Emma the Yellow Wiggle’s new move

YELLOW Wiggle Emma Watkins has revealed she has another dream beyond singing and dancing on stage for kids around the world.

As she heads into her first day of The Wiggles' national tour today with "butterflies of nerves", she told News Corp Australia she wants to help teach deaf children how to read and enjoy regular story books.

Ms Watkins regularly uses sign language during her Wiggles shows with deaf children and their parents all-year round.

"I can tell in the first five minutes if there's a deaf parent or children in the show," she said.

"Songs can be going on and I'll be having a conversation without anyone understanding it except them.

"As soon as the curtain opens if there is a deaf family, they'll sign to me."

Now, The Wiggles' star is the latest celebrity to be signed on by controversial tech company Huawei as an ambassador for the Australian launch of its StorySign app.

The app uses Artificial Intelligence to create a reading experience for kids who are deaf or hard of hearing.

Emma Watkins from The Wiggles. Picture: Darren Leigh Roberts
Emma Watkins from The Wiggles. Picture: Darren Leigh Roberts

It works with a smartphone and book, allowing kids to position the phone at an angle so a friendly avatar named Star comes up.

Star then helps kids translate popular books like 'Where's Spot?' into perfect sign language page by page.

The app, which exists overseas, is now available in Auslan, the sign language of Australia's deaf community.

Ms Watkins said she's love to become a hi-tech avatar for kids one day on the app.

"That's my long term aim, it's so new, I've only just heard about this app," she said.

"My dream would be that we'd be able to tell a Wiggles story and have Emma as the avatar and signing to kids … it's almost part of how Emma the Wiggle communicates.

"She sings, dances, signs … there's lots of different ways she talks to children."

Ms Watkins, who is currently studying for a PhD in the creative integration of sign language, dance and film editing, said the app has incredible capabilities.

A screenshot of how the StorySign app works with a children's book. Picture: Supplied
A screenshot of how the StorySign app works with a children's book. Picture: Supplied


"I was really shocked as I was wondering how is this going to turn out … when the sign language is happening with the avatar on the right, the word is highlighted on the page, so children can understand which sign matches which word which is so good," she said.

To raise awareness of deaf literacy, Huawei Australia also has a partnership with Deaf Australia, to encourage support and donation for those affected with hard of hearing.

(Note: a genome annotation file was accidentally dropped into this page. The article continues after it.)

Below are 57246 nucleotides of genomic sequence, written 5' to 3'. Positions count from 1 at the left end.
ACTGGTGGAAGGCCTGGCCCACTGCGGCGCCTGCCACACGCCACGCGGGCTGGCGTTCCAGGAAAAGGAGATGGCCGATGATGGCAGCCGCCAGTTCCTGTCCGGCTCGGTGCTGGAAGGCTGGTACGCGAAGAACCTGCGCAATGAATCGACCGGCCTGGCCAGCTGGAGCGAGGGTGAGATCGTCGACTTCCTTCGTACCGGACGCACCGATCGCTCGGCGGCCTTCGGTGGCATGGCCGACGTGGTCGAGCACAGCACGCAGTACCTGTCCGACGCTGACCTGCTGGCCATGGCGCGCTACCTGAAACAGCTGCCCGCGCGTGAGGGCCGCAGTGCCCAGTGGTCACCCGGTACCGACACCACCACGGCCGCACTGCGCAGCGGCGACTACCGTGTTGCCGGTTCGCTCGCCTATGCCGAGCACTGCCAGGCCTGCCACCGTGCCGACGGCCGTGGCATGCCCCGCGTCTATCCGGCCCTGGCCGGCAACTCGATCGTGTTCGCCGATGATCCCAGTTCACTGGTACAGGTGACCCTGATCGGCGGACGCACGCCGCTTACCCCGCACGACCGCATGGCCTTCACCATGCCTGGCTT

When asked if she was concerned about the backlash Huawei has had from countries across the world, she said she didn't think it was an issue for the StorySign app.

"I think for us as The Wiggles, we're so excited to be raising awareness of sign language, particularly Australian Sign Language, that's our biggest priority, that's where our focus lies," she said.

"With this app it's available on all Android phones, even though some Huawei phones aren't available here," she added.

Huawei is currently blocked from rolling out 5G infrastructure in Australia.

The Chinese tech giant is also challenging a US law that limits its sales of telecom equipment in the US on security grounds as the company steps up efforts to preserve its access to global markets for next-generation communications.

It comes as the biggest global maker of network equipment fights an American campaign to persuade allies to shun Huawei.

That threatens to block access to major markets as phone carriers prepare to invest billions of dollars in next- generation cellular networks, known as 5G.

Today, Germany's economy minister has said the country does not want to ban Chinese telecoms equipment maker Huawei Technologies from building its 5G networks, adding that Berlin would tighten security criteria for all vendors instead.

Asked on a television talk show if the government plans to bar Huawei from the upcoming 5G auction due to concerns over the global market leader's ties to the Chinese government, Peter Altmaier said: "No, we will not want to exclude any company."

But the government will change the law to ensure that all components used in the 5G networks will be secure and that there will be no violations against data protection rules, he added.

The announcement follows months of debate over whether to side with the United States and some allies in barring Huawei from 5G networks due to security and espionage concerns.